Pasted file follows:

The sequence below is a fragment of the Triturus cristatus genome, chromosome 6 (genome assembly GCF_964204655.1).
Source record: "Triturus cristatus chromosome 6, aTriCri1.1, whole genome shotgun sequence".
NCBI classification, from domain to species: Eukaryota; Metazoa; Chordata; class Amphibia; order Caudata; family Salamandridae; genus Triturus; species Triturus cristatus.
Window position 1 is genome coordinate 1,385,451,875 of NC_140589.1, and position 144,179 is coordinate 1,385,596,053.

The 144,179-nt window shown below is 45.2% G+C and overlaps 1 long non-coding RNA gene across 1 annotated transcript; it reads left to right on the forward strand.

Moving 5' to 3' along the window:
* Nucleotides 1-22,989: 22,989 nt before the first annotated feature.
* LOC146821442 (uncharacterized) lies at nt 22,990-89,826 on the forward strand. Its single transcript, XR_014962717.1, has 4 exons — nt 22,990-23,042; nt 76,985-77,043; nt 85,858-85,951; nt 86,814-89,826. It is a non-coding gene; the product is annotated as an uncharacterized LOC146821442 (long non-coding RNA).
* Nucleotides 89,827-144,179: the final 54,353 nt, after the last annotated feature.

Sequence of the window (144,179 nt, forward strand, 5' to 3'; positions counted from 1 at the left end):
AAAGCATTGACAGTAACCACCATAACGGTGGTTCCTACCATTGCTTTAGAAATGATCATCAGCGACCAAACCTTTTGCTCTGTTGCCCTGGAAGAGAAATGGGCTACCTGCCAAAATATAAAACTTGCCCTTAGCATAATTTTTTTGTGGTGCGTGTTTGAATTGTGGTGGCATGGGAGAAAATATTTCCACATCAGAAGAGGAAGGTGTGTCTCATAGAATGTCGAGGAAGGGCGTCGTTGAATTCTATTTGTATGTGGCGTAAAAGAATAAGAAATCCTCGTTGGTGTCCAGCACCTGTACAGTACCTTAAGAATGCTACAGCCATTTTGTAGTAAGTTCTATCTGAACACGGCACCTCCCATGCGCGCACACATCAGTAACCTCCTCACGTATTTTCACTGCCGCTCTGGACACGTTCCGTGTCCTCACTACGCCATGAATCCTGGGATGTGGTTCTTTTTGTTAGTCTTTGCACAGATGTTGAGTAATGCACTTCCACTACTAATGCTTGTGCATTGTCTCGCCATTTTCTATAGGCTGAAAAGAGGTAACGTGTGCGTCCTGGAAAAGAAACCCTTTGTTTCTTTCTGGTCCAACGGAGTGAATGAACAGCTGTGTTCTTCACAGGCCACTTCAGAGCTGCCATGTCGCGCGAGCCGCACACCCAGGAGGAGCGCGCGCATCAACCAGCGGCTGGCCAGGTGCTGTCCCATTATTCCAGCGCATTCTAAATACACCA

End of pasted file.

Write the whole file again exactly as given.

The sequence below is a fragment of the Triturus cristatus genome, chromosome 6 (genome assembly GCF_964204655.1).
Source record: "Triturus cristatus chromosome 6, aTriCri1.1, whole genome shotgun sequence".
NCBI classification, from domain to species: Eukaryota; Metazoa; Chordata; class Amphibia; order Caudata; family Salamandridae; genus Triturus; species Triturus cristatus.
Window position 1 is genome coordinate 1,385,451,875 of NC_140589.1, and position 144,179 is coordinate 1,385,596,053.

The 144,179-nt window shown below is 45.2% G+C and overlaps 1 long non-coding RNA gene across 1 annotated transcript; it reads left to right on the forward strand.

Moving 5' to 3' along the window:
* Nucleotides 1-22,989: 22,989 nt before the first annotated feature.
* LOC146821442 (uncharacterized) lies at nt 22,990-89,826 on the forward strand. Its single transcript, XR_014962717.1, has 4 exons — nt 22,990-23,042; nt 76,985-77,043; nt 85,858-85,951; nt 86,814-89,826. It is a non-coding gene; the product is annotated as an uncharacterized LOC146821442 (long non-coding RNA).
* Nucleotides 89,827-144,179: the final 54,353 nt, after the last annotated feature.

Sequence of the window (144,179 nt, forward strand, 5' to 3'; positions counted from 1 at the left end):
AAAGCATTGACAGTAACCACCATAACGGTGGTTCCTACCATTGCTTTAGAAATGATCATCAGCGACCAAACCTTTTGCTCTGTTGCCCTGGAAGAGAAATGGGCTACCTGCCAAAATATAAAACTTGCCCTTAGCATAATTTTTTTGTGGTGCGTGTTTGAATTGTGGTGGCATGGGAGAAAATATTTCCACATCAGAAGAGGAAGGTGTGTCTCATAGAATGTCGAGGAAGGGCGTCGTTGAATTCTATTTGTATGTGGCGTAAAAGAATAAGAAATCCTCGTTGGTGTCCAGCACCTGTACAGTACCTTAAGAATGCTACAGCCATTTTGTAGTAAGTTCTATCTGAACACGGCACCTCCCATGCGCGCACACATCAGTAACCTCCTCACGTATTTTCACTGCCGCTCTGGACACGTTCCGTGTCCTCACTACGCCATGAATCCTGGGATGTGGTTCTTTTTGTTAGTCTTTGCACAGATGTTGAGTAATGCACTTCCACTACTAATGCTTGTGCATTGTCTCGCCATTTTCTATAGGCTGAAAAGAGGTAACGTGTGCGTCCTGGAAAAGAAACCCTTTGTTTCTTTCTGGTCCAACGGAGTGAATGAACAGCTGTGTTCTTCACAGGCCACTTCAGAGCTGCCATGTCGCGCGAGCCGCACACCCAGGAGGAGCGCGCGCATCAACCAGCGGCTGGCCAGGTGCTGTCCCATTATTCCAGCGCATTCTAAATACACCA